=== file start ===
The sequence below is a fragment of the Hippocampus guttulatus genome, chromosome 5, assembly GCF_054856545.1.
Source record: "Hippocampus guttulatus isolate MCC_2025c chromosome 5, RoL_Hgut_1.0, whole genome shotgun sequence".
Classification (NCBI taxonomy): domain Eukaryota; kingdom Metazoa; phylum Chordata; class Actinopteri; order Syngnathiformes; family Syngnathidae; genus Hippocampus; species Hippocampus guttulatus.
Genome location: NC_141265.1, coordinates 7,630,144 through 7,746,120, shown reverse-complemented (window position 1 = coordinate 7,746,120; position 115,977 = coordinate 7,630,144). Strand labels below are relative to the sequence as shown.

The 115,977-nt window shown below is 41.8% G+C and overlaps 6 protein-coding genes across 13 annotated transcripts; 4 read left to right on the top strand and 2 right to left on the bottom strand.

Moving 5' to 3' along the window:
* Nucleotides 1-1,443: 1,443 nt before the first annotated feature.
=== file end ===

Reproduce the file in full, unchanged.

The sequence below is a fragment of the Hippocampus guttulatus genome, chromosome 5, assembly GCF_054856545.1.
Source record: "Hippocampus guttulatus isolate MCC_2025c chromosome 5, RoL_Hgut_1.0, whole genome shotgun sequence".
Classification (NCBI taxonomy): domain Eukaryota; kingdom Metazoa; phylum Chordata; class Actinopteri; order Syngnathiformes; family Syngnathidae; genus Hippocampus; species Hippocampus guttulatus.
Genome location: NC_141265.1, coordinates 7,630,144 through 7,746,120, shown reverse-complemented (window position 1 = coordinate 7,746,120; position 115,977 = coordinate 7,630,144). Strand labels below are relative to the sequence as shown.

The 115,977-nt window shown below is 41.8% G+C and overlaps 6 protein-coding genes across 13 annotated transcripts; 4 read left to right on the top strand and 2 right to left on the bottom strand.

Moving 5' to 3' along the window:
* Nucleotides 1-1,443: 1,443 nt before the first annotated feature.